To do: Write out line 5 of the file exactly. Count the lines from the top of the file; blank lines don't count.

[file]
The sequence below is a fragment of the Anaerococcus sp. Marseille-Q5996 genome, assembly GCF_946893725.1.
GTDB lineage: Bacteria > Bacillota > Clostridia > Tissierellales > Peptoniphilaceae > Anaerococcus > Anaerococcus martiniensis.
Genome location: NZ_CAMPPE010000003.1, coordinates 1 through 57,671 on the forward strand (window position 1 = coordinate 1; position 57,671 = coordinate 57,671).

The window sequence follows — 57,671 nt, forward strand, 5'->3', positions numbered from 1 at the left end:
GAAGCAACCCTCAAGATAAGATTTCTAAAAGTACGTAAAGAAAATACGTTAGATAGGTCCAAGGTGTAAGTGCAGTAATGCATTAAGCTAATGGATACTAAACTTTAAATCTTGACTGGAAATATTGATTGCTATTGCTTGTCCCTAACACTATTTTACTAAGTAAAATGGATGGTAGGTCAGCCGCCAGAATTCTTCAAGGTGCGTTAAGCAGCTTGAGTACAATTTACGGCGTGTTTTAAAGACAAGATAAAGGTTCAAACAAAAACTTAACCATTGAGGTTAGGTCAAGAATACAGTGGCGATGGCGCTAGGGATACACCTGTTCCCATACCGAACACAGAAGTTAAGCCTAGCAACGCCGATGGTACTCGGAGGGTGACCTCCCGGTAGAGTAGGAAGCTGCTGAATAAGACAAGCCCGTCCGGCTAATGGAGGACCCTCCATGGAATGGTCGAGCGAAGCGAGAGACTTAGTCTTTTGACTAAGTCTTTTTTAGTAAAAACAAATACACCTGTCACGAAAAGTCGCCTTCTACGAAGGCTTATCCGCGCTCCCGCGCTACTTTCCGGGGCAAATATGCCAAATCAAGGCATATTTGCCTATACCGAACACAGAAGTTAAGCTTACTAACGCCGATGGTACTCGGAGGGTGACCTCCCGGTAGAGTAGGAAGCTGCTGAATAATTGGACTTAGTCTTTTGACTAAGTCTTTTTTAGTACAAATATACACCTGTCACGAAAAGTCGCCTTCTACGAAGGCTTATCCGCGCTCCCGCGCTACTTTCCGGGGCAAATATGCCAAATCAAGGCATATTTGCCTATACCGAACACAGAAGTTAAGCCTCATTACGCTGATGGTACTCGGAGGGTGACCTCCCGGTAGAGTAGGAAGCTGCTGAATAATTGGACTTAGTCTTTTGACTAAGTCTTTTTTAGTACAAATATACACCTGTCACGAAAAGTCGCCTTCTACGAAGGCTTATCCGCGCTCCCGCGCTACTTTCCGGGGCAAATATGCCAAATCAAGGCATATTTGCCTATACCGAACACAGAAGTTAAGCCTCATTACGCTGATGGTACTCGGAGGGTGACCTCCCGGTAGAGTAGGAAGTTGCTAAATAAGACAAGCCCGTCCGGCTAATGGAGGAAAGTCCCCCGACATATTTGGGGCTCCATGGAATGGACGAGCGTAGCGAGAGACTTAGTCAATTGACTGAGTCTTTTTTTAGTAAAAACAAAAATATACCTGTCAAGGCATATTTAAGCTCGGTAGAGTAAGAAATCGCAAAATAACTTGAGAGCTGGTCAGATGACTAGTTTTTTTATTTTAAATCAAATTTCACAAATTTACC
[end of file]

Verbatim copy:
GAAGCAACCCTCAAGATAAGATTTCTAAAAGTACGTAAAGAAAATACGTTAGATAGGTCCAAGGTGTAAGTGCAGTAATGCATTAAGCTAATGGATACTAAACTTTAAATCTTGACTGGAAATATTGATTGCTATTGCTTGTCCCTAACACTATTTTACTAAGTAAAATGGATGGTAGGTCAGCCGCCAGAATTCTTCAAGGTGCGTTAAGCAGCTTGAGTACAATTTACGGCGTGTTTTAAAGACAAGATAAAGGTTCAAACAAAAACTTAACCATTGAGGTTAGGTCAAGAATACAGTGGCGATGGCGCTAGGGATACACCTGTTCCCATACCGAACACAGAAGTTAAGCCTAGCAACGCCGATGGTACTCGGAGGGTGACCTCCCGGTAGAGTAGGAAGCTGCTGAATAAGACAAGCCCGTCCGGCTAATGGAGGACCCTCCATGGAATGGTCGAGCGAAGCGAGAGACTTAGTCTTTTGACTAAGTCTTTTTTAGTAAAAACAAATACACCTGTCACGAAAAGTCGCCTTCTACGAAGGCTTATCCGCGCTCCCGCGCTACTTTCCGGGGCAAATATGCCAAATCAAGGCATATTTGCCTATACCGAACACAGAAGTTAAGCTTACTAACGCCGATGGTACTCGGAGGGTGACCTCCCGGTAGAGTAGGAAGCTGCTGAATAATTGGACTTAGTCTTTTGACTAAGTCTTTTTTAGTACAAATATACACCTGTCACGAAAAGTCGCCTTCTACGAAGGCTTATCCGCGCTCCCGCGCTACTTTCCGGGGCAAATATGCCAAATCAAGGCATATTTGCCTATACCGAACACAGAAGTTAAGCCTCATTACGCTGATGGTACTCGGAGGGTGACCTCCCGGTAGAGTAGGAAGCTGCTGAATAATTGGACTTAGTCTTTTGACTAAGTCTTTTTTAGTACAAATATACACCTGTCACGAAAAGTCGCCTTCTACGAAGGCTTATCCGCGCTCCCGCGCTACTTTCCGGGGCAAATATGCCAAATCAAGGCATATTTGCCTATACCGAACACAGAAGTTAAGCCTCATTACGCTGATGGTACTCGGAGGGTGACCTCCCGGTAGAGTAGGAAGTTGCTAAATAAGACAAGCCCGTCCGGCTAATGGAGGAAAGTCCCCCGACATATTTGGGGCTCCATGGAATGGACGAGCGTAGCGAGAGACTTAGTCAATTGACTGAGTCTTTTTTTAGTAAAAACAAAAATATACCTGTCAAGGCATATTTAAGCTCGGTAGAGTAAGAAATCGCAAAATAACTTGAGAGCTGGTCAGATGACTAGTTTTTTTATTTTAAATCAAATTTCACAAATTTACC